Course 2014-2015 a.y.



Department of Social and Political Sciences

Course taught in English

Go to class group/s: 6 - 7
IM (6 credits - II sem. - OB  |  SECS-P/12)
Course Director:

Classes: 6 (II sem.) - 7 (II sem.)

Course Objectives

This course examines the role of entrepreneurs and corporations in the global market over the past two centuries. Based on a longitudinal methodology of analysis and a vast array of case-histories, the course addresses a wide range of issues related to international business. Through the inductive, articulated methodology typical of the historical approach, it is possible to answer to questions relevant in contemporary international business management, e.g.: how can entrepreneurs and firms successfully exploit the opportunities and overcome the problems of operating outside their home country? Which is the role of technology in explaining the evolution of internationalization strategies? Which is the part played by local culture and patterns of consumption in explaining the success or failure of international corporations? Which is the part played by governments in this process? What is the contribution of multinationals to the wealth of a nation?

In this perspective, the objectives of the course are:

  • to provide the students with the analytical tools and the sensibility to understand the entrepreneurial dynamics in a complex environment;
  • to understand, through a broad, global and comparative approach the dynamics of continuity and change in shaping entrepreneurial opportunities;
  • to stress the relevance of path dependency and of its understanding and management in strategic decision making;
  • to provide concrete examples of strategic decision making in conditions of uncertainty and complexity;
  • to stress the relevance of local contexts in providing the opportunities and constraints for firms and entrepreneurs active at an international level;
  • to explore, through historical examples, the strategic opportunities in present emerging economies through the analysis of the contribution of global firms to now advanced countries.

Course Content Summary

  • Introduction.
  • Course overview.
  • Theorizing international business.
  • Transaction and agency costs, uncertainty and information asymmetries: strategies of international business before industrialization.
  • Governments, trade and internationalization: strategies of international business in the First Industrial Revolution.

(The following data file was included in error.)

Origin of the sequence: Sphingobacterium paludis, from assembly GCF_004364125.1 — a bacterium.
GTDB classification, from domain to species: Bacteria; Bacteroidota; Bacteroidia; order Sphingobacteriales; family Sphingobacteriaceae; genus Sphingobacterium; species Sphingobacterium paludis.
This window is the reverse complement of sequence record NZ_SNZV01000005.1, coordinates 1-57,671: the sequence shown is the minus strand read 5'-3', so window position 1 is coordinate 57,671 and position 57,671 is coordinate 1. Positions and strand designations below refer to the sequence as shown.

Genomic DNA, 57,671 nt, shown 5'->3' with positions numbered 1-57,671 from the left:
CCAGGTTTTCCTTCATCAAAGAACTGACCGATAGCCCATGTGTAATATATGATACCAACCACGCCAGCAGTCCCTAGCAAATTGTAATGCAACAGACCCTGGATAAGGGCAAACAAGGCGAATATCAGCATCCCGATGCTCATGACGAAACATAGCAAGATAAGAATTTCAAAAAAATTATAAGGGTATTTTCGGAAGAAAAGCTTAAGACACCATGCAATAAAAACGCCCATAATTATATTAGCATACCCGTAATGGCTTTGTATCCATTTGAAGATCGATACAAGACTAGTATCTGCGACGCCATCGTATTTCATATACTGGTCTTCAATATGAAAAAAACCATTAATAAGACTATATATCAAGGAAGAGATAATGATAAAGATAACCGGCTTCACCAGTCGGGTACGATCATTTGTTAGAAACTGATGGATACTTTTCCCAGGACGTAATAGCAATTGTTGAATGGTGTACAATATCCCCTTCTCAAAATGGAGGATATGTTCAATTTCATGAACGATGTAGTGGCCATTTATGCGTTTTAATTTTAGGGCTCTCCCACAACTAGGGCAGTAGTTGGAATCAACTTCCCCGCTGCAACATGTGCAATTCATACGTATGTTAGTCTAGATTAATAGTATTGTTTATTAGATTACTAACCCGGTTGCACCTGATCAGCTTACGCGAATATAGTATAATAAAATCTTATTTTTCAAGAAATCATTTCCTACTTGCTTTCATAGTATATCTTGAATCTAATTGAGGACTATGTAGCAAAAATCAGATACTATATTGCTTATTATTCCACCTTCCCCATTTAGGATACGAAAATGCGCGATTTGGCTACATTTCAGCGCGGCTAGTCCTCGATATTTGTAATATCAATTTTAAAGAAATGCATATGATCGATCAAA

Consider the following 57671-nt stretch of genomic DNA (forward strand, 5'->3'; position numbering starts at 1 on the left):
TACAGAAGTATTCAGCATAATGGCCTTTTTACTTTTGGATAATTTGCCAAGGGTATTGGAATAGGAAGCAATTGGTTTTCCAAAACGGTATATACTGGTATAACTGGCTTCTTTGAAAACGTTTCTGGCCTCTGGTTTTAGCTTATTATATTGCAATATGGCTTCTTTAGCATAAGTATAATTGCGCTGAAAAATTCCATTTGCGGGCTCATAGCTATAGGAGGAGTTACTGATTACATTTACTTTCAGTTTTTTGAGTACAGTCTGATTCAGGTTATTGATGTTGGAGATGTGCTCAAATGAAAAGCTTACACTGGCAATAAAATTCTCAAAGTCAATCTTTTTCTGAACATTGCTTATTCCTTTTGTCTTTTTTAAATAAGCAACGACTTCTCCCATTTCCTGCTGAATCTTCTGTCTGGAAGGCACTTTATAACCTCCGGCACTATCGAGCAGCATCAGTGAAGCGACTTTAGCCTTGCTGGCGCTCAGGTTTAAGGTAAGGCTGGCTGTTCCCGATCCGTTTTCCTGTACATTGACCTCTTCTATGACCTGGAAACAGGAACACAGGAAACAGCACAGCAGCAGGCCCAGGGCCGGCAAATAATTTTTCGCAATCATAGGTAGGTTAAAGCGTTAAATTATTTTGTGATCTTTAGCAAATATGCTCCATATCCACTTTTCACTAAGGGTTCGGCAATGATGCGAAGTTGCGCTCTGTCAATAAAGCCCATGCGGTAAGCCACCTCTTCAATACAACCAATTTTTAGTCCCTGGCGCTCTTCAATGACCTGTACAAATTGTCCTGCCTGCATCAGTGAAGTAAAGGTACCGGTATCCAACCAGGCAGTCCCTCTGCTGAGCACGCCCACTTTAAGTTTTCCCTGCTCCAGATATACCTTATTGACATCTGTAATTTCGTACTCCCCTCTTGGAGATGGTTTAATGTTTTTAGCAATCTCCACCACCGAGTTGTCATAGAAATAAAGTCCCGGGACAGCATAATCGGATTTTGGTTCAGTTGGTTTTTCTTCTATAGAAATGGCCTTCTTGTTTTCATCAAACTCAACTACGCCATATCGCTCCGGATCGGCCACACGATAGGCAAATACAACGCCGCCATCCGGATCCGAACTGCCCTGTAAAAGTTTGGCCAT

• Globalization and technology: strategies of international business in the Second Industrial Revolution.
  • Focus: strategies of globalization; durable goods and international distribution.
  • Focus: strategies of globalization; branding and country effects.
  • Crisis and disequilibrium. Strategies of international business in the 1930s.
  • Growth and integration. Strategies of international business in the Golden Age.
  • Cultural challenges. Strategies of international business in new contexts.
  • Leviathans 2.0. Strategies of international business in the 21st century.

Detailed Description of Assessment Methods

The exam is written. Students are asked to answer to some True/False (with motivation) questions; to some open questions; to comment a graph or table and to comment on a newspaper article concerning issues discussed in the course. No intermediate exams are scheduled.

There is no difference in the exam modality between attending/non attending students. The second part of the course is based upon the discussion in class of workgroups presentation by the students. The workgroup grade is valid for two academic years.


For attending students

The course is based on class materials available on the class website, readings available at Course Reserve, power point presentations of each lesson.

For non attending students

  • G. JONES, Multinationals and Global Capitalism. From the Nineteenth to the Twenty-first Century, Oxford U.P., Oxford, 2005.
Exam textbooks & Online Articles (check availability at the Library)
Last change 01/07/2014 14:25